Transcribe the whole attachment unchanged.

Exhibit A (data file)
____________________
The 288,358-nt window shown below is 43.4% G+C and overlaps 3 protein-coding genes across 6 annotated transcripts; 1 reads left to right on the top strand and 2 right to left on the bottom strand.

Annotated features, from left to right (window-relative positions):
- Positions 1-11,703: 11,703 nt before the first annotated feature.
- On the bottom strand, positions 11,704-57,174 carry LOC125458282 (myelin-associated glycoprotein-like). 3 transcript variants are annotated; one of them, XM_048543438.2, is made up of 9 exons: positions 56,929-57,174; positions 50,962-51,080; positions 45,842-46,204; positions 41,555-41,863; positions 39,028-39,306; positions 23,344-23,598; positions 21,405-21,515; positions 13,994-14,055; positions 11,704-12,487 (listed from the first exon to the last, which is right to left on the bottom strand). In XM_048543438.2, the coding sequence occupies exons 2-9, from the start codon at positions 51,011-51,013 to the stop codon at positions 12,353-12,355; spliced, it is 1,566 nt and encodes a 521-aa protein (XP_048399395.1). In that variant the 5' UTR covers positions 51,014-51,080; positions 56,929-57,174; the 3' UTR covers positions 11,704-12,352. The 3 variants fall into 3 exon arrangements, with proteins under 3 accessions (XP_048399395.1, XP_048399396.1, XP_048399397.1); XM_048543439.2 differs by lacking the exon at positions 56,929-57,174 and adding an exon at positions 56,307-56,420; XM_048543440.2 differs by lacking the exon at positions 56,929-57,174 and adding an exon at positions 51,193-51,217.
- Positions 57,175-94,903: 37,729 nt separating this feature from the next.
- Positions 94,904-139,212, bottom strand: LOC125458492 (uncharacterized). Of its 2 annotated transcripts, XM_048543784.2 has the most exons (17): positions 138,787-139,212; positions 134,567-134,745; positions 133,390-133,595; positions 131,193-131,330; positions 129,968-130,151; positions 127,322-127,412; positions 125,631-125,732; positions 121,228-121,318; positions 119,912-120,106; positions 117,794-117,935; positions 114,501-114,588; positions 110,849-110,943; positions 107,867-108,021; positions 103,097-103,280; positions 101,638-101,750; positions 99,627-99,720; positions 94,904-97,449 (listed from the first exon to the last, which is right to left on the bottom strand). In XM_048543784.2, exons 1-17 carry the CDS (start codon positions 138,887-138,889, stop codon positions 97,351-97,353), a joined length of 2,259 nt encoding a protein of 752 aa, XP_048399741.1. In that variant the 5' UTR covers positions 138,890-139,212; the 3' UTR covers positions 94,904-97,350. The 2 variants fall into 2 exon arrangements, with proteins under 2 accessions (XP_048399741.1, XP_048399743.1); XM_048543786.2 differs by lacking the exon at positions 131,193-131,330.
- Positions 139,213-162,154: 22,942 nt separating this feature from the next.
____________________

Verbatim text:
The 288,358-nt window shown below is 43.4% G+C and overlaps 3 protein-coding genes across 6 annotated transcripts; 1 reads left to right on the top strand and 2 right to left on the bottom strand.

Annotated features, from left to right (window-relative positions):
- Positions 1-11,703: 11,703 nt before the first annotated feature.
- On the bottom strand, positions 11,704-57,174 carry LOC125458282 (myelin-associated glycoprotein-like). 3 transcript variants are annotated; one of them, XM_048543438.2, is made up of 9 exons: positions 56,929-57,174; positions 50,962-51,080; positions 45,842-46,204; positions 41,555-41,863; positions 39,028-39,306; positions 23,344-23,598; positions 21,405-21,515; positions 13,994-14,055; positions 11,704-12,487 (listed from the first exon to the last, which is right to left on the bottom strand). In XM_048543438.2, the coding sequence occupies exons 2-9, from the start codon at positions 51,011-51,013 to the stop codon at positions 12,353-12,355; spliced, it is 1,566 nt and encodes a 521-aa protein (XP_048399395.1). In that variant the 5' UTR covers positions 51,014-51,080; positions 56,929-57,174; the 3' UTR covers positions 11,704-12,352. The 3 variants fall into 3 exon arrangements, with proteins under 3 accessions (XP_048399395.1, XP_048399396.1, XP_048399397.1); XM_048543439.2 differs by lacking the exon at positions 56,929-57,174 and adding an exon at positions 56,307-56,420; XM_048543440.2 differs by lacking the exon at positions 56,929-57,174 and adding an exon at positions 51,193-51,217.
- Positions 57,175-94,903: 37,729 nt separating this feature from the next.
- Positions 94,904-139,212, bottom strand: LOC125458492 (uncharacterized). Of its 2 annotated transcripts, XM_048543784.2 has the most exons (17): positions 138,787-139,212; positions 134,567-134,745; positions 133,390-133,595; positions 131,193-131,330; positions 129,968-130,151; positions 127,322-127,412; positions 125,631-125,732; positions 121,228-121,318; positions 119,912-120,106; positions 117,794-117,935; positions 114,501-114,588; positions 110,849-110,943; positions 107,867-108,021; positions 103,097-103,280; positions 101,638-101,750; positions 99,627-99,720; positions 94,904-97,449 (listed from the first exon to the last, which is right to left on the bottom strand). In XM_048543784.2, exons 1-17 carry the CDS (start codon positions 138,887-138,889, stop codon positions 97,351-97,353), a joined length of 2,259 nt encoding a protein of 752 aa, XP_048399741.1. In that variant the 5' UTR covers positions 138,890-139,212; the 3' UTR covers positions 94,904-97,350. The 2 variants fall into 2 exon arrangements, with proteins under 2 accessions (XP_048399741.1, XP_048399743.1); XM_048543786.2 differs by lacking the exon at positions 131,193-131,330.
- Positions 139,213-162,154: 22,942 nt separating this feature from the next.